Individual states are likely to continue establishing new restrictions as case numbers proceed to climb across the country. Any significant change in the federal response to the pandemic, such as a possible national mask mandate, probably won’t come until Biden enters office, in January.
Lockdowns are harmful, but we have no better options
“Lockdowns remain a crude weapon, but nine months into the pandemic, the move remains the best some nations have.” — Adam Taylor, Washington Post
Failing to control the virus will cause more economic harm than more lockdowns
“The long-term economic impact of an uncontrolled pandemic pales in comparison to the costs of a temporary lockdown.” — Emily Sadecki and Dominic Sisti, Penn Live
Lockdowns would work as part of a larger virus containment strategy
“We need to stop thinking of lockdowns as if they are an end in themselves. A really harsh lockdown — in which people are literally ordered to stay home — pauses transmission long enough for you to launch real tools: rapid accurate testing, rapid contact tracing, isolation of infected people away from their families, and so on. China did that. New Zealand did that. But we never had any of that here. Our ‘national lockdown’ in the spring was a joke.” — Donald G. McNeil Jr., New York Times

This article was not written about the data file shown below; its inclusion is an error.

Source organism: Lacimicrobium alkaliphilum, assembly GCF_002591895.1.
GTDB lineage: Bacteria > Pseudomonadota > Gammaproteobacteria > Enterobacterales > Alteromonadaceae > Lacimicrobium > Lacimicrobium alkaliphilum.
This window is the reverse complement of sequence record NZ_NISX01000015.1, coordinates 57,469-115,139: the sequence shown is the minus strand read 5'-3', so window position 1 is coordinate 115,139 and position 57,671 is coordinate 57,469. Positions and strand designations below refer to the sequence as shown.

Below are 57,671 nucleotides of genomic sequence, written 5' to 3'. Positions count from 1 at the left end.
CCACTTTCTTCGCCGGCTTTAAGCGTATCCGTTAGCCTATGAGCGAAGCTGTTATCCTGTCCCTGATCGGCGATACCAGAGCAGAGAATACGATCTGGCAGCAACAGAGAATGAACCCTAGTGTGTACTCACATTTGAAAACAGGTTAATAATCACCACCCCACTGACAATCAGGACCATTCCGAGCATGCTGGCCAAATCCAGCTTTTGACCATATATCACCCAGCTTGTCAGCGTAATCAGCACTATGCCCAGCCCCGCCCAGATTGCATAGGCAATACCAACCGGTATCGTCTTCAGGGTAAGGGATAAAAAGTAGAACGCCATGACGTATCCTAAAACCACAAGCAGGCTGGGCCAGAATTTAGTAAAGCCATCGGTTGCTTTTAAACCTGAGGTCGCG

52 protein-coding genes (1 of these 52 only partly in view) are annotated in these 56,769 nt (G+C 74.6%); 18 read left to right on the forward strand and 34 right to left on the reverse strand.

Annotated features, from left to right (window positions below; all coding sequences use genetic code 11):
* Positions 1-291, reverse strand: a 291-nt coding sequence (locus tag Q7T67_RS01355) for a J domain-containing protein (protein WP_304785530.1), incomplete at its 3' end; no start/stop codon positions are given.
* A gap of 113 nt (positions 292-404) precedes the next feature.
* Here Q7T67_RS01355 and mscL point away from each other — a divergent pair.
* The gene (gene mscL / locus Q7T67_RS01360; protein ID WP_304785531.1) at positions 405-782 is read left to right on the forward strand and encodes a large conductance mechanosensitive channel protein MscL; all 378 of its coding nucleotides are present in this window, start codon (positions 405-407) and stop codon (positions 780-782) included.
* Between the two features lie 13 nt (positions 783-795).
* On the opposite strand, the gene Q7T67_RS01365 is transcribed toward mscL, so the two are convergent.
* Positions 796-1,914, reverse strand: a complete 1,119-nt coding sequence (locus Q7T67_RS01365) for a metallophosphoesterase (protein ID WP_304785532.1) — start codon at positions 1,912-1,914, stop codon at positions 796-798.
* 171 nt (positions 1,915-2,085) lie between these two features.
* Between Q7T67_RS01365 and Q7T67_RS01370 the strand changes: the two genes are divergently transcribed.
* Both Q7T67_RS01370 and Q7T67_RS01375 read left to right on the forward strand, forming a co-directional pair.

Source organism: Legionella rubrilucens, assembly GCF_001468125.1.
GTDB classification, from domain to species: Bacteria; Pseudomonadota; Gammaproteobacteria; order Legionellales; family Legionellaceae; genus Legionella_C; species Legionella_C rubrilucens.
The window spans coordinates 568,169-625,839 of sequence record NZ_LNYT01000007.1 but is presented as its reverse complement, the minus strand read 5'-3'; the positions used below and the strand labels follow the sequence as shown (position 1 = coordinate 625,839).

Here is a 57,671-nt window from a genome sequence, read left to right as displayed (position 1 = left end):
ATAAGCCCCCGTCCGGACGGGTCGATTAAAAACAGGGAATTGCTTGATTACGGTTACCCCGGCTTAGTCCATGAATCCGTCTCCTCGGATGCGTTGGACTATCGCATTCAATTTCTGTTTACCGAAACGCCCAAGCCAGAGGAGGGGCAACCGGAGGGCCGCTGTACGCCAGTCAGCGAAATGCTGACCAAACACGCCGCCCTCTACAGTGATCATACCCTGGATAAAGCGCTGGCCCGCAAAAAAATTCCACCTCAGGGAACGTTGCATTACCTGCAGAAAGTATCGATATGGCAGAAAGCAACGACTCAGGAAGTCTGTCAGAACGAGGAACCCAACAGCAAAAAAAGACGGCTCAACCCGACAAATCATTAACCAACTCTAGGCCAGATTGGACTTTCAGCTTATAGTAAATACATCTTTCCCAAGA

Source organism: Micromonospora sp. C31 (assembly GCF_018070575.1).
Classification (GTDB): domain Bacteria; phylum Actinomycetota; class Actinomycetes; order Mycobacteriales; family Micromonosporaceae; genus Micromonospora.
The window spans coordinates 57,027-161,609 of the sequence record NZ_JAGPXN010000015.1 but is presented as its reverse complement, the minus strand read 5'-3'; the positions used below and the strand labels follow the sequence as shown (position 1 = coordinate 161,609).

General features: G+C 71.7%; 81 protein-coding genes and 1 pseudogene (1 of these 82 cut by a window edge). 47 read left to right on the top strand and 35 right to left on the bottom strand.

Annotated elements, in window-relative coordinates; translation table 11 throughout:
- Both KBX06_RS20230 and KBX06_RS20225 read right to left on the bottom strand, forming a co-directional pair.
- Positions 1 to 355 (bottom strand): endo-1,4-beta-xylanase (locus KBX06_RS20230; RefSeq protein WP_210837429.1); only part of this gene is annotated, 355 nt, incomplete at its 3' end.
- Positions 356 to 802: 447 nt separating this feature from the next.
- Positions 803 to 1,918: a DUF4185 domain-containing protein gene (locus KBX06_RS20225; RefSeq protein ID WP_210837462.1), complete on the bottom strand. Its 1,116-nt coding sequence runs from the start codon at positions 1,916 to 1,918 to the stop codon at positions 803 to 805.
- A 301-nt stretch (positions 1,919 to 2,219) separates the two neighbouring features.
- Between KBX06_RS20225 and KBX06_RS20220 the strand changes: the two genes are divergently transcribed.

Much of the resistance to lockdowns is a result of political fear-mongering
“Some lockdown skeptics make it seem as if proponents favor permanent lockdown until a vaccine comes along, whereas most see lockdowns as a drastic tool to be used over short periods of time — an emergency step, like dropping the control rods into a nuclear reactor about to melt down.” — Mark Buchanan, Bloomberg
New lockdowns would cause more harm than good
“The costs of severe lockdowns are horrendous. The U.S. is still recovering from the spring catastrophe when the jobless rate surged in two months to 14.7%, the highest since the Great Depression. Tens of thousands of businesses closed and many will never reopen. The human cost is even worse.” — Editorial, Wall Street Journal
Limited restrictions on the most dangerous businesses is the best strategy
“If you're going to take public health interventions, they have to be very targeted towards specific activities that are actually leading to spread. You only use a lockdown when you have fouled up your response so bad that that's all you have left to do.” — Infectious disease expert Dr. Amesh Adalja to CBC
Lockdowns wouldn’t be necessary if enough people wore masks
“The best way to avoid more lockdowns is to mask up.” — Editorial, Los Angeles Times
The public is unlikely to follow restrictive new rules
“Another lockdown would be a terrible mistake. In addition to the economic damage and disruption it would cause, it would also bring about enormous resistance. And it would create even more distrust in the government’s pandemic advice.” — Joe Nocera, Pittsburgh Post-Gazette
There’s room for a middle ground between lockdown and fully reopening
“The answer is to end lockdowns while adopting measures to protect the vulnerable — I would add, said protections should be a priority, not an afterthought. That’s the sweet middle of this debate.” — Debra J. Saunders, Las Vegas Review-Journal